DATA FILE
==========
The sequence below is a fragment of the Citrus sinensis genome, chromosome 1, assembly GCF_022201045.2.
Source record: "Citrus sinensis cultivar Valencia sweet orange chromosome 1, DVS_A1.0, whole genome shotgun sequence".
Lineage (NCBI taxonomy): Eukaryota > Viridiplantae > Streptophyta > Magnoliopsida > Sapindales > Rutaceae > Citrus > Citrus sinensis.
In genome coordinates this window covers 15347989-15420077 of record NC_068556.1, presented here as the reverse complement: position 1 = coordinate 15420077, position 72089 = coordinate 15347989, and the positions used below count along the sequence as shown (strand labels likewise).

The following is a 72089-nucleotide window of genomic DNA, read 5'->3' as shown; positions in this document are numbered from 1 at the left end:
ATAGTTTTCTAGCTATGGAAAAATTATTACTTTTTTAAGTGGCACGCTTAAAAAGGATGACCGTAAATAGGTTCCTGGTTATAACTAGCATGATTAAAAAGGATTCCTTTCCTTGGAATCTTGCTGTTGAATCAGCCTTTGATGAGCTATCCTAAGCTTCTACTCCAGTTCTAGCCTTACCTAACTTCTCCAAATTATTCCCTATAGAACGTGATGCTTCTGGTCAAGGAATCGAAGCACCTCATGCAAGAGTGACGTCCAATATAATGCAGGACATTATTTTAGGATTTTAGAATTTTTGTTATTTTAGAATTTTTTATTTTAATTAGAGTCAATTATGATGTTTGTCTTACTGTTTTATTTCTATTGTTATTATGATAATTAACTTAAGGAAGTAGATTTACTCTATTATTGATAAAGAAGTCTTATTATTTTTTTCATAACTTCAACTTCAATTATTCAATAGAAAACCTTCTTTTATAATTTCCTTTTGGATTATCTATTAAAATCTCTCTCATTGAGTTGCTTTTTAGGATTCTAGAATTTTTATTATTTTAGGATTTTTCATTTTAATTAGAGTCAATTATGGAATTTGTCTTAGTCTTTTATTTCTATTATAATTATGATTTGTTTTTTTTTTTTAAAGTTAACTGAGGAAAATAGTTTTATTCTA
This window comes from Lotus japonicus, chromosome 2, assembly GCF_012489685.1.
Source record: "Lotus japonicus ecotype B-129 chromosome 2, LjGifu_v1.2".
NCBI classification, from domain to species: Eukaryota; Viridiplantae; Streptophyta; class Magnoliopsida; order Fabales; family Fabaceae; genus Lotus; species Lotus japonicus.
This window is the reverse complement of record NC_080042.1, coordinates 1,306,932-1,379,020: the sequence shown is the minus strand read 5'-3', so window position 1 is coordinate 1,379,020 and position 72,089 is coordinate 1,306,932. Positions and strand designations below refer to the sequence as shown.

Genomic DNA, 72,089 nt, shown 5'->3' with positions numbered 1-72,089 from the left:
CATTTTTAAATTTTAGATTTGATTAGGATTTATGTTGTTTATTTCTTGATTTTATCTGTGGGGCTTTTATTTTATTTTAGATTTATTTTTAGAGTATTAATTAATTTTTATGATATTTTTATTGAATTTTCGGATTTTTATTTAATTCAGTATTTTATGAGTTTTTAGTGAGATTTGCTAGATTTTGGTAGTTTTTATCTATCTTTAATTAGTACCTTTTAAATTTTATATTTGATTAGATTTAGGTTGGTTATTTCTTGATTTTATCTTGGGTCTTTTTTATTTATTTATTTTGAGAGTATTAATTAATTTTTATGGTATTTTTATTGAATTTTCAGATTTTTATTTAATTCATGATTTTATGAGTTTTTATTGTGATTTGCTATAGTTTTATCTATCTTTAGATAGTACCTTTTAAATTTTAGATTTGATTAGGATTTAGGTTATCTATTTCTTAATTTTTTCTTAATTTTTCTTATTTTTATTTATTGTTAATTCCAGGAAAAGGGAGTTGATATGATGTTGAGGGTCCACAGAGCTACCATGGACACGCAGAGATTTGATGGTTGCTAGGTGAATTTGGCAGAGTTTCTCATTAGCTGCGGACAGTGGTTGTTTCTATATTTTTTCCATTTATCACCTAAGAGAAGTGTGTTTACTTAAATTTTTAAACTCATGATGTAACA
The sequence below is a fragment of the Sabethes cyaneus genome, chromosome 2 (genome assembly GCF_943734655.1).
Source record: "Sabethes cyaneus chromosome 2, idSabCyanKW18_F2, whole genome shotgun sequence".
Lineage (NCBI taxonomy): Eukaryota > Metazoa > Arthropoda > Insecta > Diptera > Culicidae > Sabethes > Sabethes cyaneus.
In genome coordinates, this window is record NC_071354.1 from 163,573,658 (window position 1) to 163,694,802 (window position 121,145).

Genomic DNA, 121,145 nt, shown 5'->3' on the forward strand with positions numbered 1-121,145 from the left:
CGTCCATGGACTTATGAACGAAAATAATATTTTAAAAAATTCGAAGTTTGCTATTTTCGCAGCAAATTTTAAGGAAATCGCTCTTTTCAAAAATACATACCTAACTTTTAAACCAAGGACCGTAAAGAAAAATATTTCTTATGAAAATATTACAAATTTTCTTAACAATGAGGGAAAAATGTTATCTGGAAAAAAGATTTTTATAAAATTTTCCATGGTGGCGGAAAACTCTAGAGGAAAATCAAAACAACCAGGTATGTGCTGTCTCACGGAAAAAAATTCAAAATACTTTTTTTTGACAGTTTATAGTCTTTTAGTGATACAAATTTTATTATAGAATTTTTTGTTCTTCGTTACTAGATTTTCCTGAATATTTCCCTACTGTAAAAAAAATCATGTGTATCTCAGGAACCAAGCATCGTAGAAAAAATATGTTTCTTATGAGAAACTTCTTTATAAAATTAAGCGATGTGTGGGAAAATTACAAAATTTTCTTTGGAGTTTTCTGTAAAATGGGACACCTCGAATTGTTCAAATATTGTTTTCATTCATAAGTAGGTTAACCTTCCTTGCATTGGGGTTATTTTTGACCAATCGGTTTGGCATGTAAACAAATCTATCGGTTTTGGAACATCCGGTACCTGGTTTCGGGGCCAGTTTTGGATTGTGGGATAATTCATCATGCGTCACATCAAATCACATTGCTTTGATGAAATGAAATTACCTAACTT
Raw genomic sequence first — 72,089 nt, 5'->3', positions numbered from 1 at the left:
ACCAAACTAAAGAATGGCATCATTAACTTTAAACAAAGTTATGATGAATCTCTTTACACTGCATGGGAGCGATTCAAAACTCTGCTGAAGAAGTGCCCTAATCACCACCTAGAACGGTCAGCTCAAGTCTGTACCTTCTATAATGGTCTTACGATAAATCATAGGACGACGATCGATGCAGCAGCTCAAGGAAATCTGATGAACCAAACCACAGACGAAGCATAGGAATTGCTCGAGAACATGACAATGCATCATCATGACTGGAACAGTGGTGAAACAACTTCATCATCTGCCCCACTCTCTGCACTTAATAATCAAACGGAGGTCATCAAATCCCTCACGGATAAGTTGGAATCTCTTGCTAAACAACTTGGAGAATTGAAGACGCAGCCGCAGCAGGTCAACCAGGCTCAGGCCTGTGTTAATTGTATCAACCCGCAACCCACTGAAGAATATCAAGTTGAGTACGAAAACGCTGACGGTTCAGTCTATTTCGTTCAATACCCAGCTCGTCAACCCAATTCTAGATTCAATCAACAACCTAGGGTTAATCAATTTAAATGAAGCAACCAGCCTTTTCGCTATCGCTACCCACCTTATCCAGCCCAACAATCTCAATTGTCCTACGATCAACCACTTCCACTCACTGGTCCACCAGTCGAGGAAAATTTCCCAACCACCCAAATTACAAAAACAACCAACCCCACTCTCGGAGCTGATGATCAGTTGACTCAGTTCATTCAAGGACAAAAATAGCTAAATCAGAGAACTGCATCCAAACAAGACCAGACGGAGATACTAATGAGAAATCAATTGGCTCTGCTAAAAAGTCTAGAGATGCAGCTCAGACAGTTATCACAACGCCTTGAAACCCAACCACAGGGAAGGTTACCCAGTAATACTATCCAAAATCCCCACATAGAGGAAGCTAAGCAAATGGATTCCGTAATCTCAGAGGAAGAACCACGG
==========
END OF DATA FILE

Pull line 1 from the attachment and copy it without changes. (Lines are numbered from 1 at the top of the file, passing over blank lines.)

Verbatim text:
The sequence below is a fragment of the Citrus sinensis genome, chromosome 1, assembly GCF_022201045.2.